[Tweeters] Otters and a dipper

Rob Sandelin nwnature1 at gmail.com
Thu Dec 4 15:46:16 PST 2014

Many years ago I had a friend who had a farm way up the Tolt river. One
August day we put together a flotilla of inner tubes and a rubber raft and
headed for a leisurely trip down the river. At a meadow near a farm three
river otters came gallumping across the grass and down a well used slide
into the river. They immediately came out to investigate us. To our delight
they swam around our crafts at very close quarters muttering and chattering
in their delightfully liquid language of chirps and nasal hums. I was in the
raft and at one point one of the otters hopped right up into the front of
the boat and stared me right in the eyes. I sat transfixed under the
scrutiny of this wild creature. I must have passed the test as one otter
disembarked, another hopped aboard and stared at me. They reminded me of
wild children, innocent and full of curiosity. They all went back into the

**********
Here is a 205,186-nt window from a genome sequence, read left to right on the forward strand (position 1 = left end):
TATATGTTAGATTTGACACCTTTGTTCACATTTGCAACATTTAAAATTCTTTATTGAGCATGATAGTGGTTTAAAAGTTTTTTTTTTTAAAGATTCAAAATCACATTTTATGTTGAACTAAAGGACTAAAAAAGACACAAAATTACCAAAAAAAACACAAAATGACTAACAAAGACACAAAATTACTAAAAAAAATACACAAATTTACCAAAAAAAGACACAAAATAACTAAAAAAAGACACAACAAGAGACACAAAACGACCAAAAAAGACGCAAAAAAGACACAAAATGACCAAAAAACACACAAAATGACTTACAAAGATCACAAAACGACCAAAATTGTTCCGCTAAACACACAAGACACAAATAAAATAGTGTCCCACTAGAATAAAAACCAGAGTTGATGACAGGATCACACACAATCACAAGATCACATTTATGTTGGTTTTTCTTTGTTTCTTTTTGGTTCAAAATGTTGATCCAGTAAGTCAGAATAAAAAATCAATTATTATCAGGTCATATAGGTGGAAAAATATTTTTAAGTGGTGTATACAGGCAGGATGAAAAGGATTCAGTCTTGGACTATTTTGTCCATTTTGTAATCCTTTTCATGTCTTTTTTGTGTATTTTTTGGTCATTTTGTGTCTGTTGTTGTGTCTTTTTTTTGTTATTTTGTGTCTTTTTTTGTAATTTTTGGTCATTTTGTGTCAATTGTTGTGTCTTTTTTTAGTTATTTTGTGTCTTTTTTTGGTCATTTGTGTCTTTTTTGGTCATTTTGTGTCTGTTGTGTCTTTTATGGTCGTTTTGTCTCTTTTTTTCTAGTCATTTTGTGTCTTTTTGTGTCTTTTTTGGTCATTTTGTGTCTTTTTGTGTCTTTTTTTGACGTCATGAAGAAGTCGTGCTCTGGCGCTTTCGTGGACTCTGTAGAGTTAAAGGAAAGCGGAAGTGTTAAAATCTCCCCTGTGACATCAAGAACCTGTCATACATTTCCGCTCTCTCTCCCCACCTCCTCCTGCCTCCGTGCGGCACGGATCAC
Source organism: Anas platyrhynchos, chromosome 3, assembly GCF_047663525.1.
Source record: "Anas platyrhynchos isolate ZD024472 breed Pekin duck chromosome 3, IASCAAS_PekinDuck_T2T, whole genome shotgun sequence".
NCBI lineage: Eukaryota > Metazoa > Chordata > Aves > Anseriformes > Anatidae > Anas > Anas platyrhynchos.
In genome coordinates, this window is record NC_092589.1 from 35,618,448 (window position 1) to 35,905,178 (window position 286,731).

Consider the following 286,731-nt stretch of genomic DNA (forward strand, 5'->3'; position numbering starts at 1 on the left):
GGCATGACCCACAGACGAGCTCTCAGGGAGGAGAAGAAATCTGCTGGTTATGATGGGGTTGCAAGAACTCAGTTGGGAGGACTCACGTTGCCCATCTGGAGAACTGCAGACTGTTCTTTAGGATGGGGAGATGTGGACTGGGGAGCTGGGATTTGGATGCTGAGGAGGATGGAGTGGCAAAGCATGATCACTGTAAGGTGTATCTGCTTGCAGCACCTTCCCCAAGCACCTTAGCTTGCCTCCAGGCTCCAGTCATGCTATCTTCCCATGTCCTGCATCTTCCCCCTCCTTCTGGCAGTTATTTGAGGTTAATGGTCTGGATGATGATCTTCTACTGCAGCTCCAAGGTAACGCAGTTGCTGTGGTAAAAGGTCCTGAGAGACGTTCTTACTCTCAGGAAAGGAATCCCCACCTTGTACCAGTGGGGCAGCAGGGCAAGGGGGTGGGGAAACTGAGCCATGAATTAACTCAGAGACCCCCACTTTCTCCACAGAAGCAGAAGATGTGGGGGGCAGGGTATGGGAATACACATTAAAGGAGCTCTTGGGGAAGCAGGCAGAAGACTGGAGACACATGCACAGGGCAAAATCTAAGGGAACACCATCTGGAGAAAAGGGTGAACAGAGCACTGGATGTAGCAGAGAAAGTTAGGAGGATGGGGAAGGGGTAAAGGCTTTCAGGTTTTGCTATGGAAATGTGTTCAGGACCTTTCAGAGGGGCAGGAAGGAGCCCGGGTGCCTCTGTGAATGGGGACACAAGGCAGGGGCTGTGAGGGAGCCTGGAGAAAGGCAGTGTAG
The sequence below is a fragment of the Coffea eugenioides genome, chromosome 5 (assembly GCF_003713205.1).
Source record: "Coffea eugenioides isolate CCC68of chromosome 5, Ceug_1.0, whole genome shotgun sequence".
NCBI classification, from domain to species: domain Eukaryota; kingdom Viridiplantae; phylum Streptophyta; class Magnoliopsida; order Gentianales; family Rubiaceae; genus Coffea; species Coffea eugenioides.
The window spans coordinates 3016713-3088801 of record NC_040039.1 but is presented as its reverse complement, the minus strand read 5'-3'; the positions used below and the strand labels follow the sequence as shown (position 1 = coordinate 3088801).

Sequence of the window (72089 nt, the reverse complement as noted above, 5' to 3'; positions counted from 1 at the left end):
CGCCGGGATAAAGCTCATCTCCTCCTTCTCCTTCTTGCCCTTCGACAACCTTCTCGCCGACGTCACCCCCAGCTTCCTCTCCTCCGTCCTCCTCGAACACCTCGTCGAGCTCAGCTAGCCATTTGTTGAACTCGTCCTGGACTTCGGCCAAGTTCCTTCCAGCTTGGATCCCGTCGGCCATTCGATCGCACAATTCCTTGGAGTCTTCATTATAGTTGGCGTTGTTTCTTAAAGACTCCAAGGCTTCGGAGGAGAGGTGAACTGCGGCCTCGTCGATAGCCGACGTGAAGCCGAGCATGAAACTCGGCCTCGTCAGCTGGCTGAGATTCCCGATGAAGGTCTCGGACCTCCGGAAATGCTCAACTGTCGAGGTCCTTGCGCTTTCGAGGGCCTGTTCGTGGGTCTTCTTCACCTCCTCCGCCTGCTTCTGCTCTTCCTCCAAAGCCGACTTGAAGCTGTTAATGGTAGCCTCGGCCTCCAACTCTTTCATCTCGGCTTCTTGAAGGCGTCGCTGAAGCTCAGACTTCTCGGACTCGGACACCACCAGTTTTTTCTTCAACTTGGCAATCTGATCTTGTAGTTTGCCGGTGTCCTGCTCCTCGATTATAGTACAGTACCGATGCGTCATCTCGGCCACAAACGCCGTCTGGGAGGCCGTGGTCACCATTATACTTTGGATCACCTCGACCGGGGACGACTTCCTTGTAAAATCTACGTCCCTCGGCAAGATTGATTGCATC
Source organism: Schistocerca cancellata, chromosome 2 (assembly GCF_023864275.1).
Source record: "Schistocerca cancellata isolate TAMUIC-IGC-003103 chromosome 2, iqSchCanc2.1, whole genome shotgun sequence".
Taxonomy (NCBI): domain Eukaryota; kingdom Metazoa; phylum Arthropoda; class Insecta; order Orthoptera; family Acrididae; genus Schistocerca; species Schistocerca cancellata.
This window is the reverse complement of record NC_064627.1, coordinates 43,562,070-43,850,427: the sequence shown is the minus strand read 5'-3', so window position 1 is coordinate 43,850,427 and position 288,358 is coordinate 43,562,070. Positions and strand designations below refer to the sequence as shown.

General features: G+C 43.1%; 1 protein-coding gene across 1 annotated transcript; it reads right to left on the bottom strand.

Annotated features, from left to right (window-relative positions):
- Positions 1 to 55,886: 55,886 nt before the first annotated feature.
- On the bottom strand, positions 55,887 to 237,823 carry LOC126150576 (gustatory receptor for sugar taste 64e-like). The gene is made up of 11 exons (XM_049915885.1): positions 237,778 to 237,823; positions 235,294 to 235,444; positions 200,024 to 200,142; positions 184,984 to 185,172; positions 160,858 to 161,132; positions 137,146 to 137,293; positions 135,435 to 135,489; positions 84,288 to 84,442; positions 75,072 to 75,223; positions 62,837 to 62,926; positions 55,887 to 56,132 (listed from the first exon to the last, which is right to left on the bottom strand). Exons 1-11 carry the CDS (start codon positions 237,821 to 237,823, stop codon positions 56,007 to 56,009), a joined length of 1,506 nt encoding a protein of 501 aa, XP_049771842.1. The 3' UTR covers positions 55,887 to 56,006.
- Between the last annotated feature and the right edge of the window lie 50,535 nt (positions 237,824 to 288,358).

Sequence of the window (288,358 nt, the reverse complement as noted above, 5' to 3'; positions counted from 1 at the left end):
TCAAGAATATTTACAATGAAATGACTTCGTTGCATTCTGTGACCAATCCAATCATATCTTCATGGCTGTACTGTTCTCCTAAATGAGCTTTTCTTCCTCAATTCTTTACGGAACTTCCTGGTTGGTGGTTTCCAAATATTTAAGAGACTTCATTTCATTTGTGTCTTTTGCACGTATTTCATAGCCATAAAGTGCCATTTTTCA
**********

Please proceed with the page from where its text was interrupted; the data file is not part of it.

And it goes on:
water and they circled and dove and "talked" to us for several more minutes.
It was like we had picked up some local river guides who were telling us all
about the history and character of the river in a language we did not speak.
They would sometimes dive and go shooting underwater at high speeds,
sometimes chasing each other like silver torpedoes. One of them came up with
a modest trout and it immediately became a rugby scrum, all three tangled
together and there was some serious underwater acrobatics. The fish was
quickly demolished and it seemed like each of them got at least a couple of

At one point one launched towards a river bar directly at a bobbing dipper
on the far side of a glide. The bird seemed unaware of its peril until the
very last second and made a dramatic jump into the air with the otter
coming up just inches underneath. It was hard to say if the intention was
predation or play. An osprey flew over low to the water and our otter escort
scattered and sadly did not return. It was a remarkable encounter and we all
drove home in contented silence still sparkling from the presence of the
magic of the otters.

Rob Sandelin

Naturalist, Writer, semi-retired teacher

Snohomish County

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